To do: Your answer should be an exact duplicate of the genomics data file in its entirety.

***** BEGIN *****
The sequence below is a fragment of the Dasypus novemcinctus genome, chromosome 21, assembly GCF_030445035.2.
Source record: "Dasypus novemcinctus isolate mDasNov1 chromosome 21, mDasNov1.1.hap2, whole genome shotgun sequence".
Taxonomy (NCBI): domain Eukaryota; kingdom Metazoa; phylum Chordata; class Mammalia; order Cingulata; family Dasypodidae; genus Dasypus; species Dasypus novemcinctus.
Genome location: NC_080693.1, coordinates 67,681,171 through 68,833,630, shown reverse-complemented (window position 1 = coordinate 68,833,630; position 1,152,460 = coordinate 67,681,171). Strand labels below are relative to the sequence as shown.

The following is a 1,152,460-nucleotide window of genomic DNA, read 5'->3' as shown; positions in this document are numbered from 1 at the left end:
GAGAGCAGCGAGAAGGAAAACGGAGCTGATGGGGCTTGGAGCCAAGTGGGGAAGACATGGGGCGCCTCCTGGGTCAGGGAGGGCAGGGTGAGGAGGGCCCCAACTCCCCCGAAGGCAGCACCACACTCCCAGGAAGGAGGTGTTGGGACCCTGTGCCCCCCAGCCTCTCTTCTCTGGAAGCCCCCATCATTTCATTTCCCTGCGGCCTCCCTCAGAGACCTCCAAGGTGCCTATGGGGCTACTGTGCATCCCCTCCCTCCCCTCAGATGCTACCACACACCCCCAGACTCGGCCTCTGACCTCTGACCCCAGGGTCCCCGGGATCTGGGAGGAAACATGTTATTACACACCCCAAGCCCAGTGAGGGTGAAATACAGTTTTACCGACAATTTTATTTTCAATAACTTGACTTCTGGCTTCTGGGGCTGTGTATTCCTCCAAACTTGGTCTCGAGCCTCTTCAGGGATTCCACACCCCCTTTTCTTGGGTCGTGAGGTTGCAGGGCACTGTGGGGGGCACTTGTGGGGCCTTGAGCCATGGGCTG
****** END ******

The sequence below is a fragment of the Dasypus novemcinctus genome, chromosome 21, assembly GCF_030445035.2.
Source record: "Dasypus novemcinctus isolate mDasNov1 chromosome 21, mDasNov1.1.hap2, whole genome shotgun sequence".
Taxonomy (NCBI): domain Eukaryota; kingdom Metazoa; phylum Chordata; class Mammalia; order Cingulata; family Dasypodidae; genus Dasypus; species Dasypus novemcinctus.
Genome location: NC_080693.1, coordinates 67,681,171 through 68,833,630, shown reverse-complemented (window position 1 = coordinate 68,833,630; position 1,152,460 = coordinate 67,681,171). Strand labels below are relative to the sequence as shown.

The following is a 1,152,460-nucleotide window of genomic DNA, read 5'->3' as shown; positions in this document are numbered from 1 at the left end:
GAGAGCAGCGAGAAGGAAAACGGAGCTGATGGGGCTTGGAGCCAAGTGGGGAAGACATGGGGCGCCTCCTGGGTCAGGGAGGGCAGGGTGAGGAGGGCCCCAACTCCCCCGAAGGCAGCACCACACTCCCAGGAAGGAGGTGTTGGGACCCTGTGCCCCCCAGCCTCTCTTCTCTGGAAGCCCCCATCATTTCATTTCCCTGCGGCCTCCCTCAGAGACCTCCAAGGTGCCTATGGGGCTACTGTGCATCCCCTCCCTCCCCTCAGATGCTACCACACACCCCCAGACTCGGCCTCTGACCTCTGACCCCAGGGTCCCCGGGATCTGGGAGGAAACATGTTATTACACACCCCAAGCCCAGTGAGGGTGAAATACAGTTTTACCGACAATTTTATTTTCAATAACTTGACTTCTGGCTTCTGGGGCTGTGTATTCCTCCAAACTTGGTCTCGAGCCTCTTCAGGGATTCCACACCCCCTTTTCTTGGGTCGTGAGGTTGCAGGGCACTGTGGGGGGCACTTGTGGGGCCTTGAGCCATGGGCTG